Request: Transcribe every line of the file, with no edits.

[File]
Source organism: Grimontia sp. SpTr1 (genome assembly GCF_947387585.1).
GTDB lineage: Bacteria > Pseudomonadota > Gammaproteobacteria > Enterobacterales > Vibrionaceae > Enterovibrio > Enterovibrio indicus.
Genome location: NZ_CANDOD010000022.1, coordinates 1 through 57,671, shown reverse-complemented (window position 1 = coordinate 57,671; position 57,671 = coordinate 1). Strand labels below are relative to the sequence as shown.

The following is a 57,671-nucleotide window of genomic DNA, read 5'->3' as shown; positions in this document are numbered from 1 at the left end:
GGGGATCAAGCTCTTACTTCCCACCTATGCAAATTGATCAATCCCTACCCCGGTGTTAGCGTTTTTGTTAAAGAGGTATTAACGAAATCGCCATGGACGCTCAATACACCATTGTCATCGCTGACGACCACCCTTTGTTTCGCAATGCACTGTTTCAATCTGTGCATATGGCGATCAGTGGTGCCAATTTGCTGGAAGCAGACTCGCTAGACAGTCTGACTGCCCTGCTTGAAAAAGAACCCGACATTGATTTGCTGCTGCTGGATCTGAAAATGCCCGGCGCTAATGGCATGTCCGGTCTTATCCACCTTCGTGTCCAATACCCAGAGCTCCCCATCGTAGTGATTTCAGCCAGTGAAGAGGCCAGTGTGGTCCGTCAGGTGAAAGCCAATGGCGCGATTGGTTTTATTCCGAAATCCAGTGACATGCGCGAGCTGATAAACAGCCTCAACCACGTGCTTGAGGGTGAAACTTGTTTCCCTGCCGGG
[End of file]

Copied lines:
Source organism: Grimontia sp. SpTr1 (genome assembly GCF_947387585.1).
GTDB lineage: Bacteria > Pseudomonadota > Gammaproteobacteria > Enterobacterales > Vibrionaceae > Enterovibrio > Enterovibrio indicus.
Genome location: NZ_CANDOD010000022.1, coordinates 1 through 57,671, shown reverse-complemented (window position 1 = coordinate 57,671; position 57,671 = coordinate 1). Strand labels below are relative to the sequence as shown.

The following is a 57,671-nucleotide window of genomic DNA, read 5'->3' as shown; positions in this document are numbered from 1 at the left end:
GGGGATCAAGCTCTTACTTCCCACCTATGCAAATTGATCAATCCCTACCCCGGTGTTAGCGTTTTTGTTAAAGAGGTATTAACGAAATCGCCATGGACGCTCAATACACCATTGTCATCGCTGACGACCACCCTTTGTTTCGCAATGCACTGTTTCAATCTGTGCATATGGCGATCAGTGGTGCCAATTTGCTGGAAGCAGACTCGCTAGACAGTCTGACTGCCCTGCTTGAAAAAGAACCCGACATTGATTTGCTGCTGCTGGATCTGAAAATGCCCGGCGCTAATGGCATGTCCGGTCTTATCCACCTTCGTGTCCAATACCCAGAGCTCCCCATCGTAGTGATTTCAGCCAGTGAAGAGGCCAGTGTGGTCCGTCAGGTGAAAGCCAATGGCGCGATTGGTTTTATTCCGAAATCCAGTGACATGCGCGAGCTGATAAACAGCCTCAACCACGTGCTTGAGGGTGAAACTTGTTTCCCTGCCGGG